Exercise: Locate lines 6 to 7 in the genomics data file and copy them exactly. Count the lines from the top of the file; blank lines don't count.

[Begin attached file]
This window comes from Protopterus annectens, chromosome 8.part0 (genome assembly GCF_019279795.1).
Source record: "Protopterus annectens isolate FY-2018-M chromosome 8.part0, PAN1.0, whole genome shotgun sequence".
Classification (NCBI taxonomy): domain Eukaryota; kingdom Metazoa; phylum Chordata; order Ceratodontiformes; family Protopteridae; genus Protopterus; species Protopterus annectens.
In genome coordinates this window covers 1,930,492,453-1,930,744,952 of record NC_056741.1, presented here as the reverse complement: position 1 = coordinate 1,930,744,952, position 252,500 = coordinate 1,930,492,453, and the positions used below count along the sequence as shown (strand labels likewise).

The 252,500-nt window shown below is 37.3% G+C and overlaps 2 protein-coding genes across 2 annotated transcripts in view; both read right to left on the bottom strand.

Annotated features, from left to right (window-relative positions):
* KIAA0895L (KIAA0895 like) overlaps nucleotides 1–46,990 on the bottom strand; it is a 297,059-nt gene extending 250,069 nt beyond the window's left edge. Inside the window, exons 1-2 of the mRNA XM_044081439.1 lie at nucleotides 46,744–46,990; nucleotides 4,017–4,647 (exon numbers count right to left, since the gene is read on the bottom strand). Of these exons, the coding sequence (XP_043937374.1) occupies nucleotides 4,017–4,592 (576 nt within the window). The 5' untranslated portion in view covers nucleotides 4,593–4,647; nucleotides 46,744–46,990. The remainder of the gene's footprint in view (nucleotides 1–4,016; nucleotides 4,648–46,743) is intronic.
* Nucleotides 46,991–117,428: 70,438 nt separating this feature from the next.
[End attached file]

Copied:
Annotated features, from left to right (window-relative positions):
* KIAA0895L (KIAA0895 like) overlaps nucleotides 1–46,990 on the bottom strand; it is a 297,059-nt gene extending 250,069 nt beyond the window's left edge. Inside the window, exons 1-2 of the mRNA XM_044081439.1 lie at nucleotides 46,744–46,990; nucleotides 4,017–4,647 (exon numbers count right to left, since the gene is read on the bottom strand). Of these exons, the coding sequence (XP_043937374.1) occupies nucleotides 4,017–4,592 (576 nt within the window). The 5' untranslated portion in view covers nucleotides 4,593–4,647; nucleotides 46,744–46,990. The remainder of the gene's footprint in view (nucleotides 1–4,016; nucleotides 4,648–46,743) is intronic.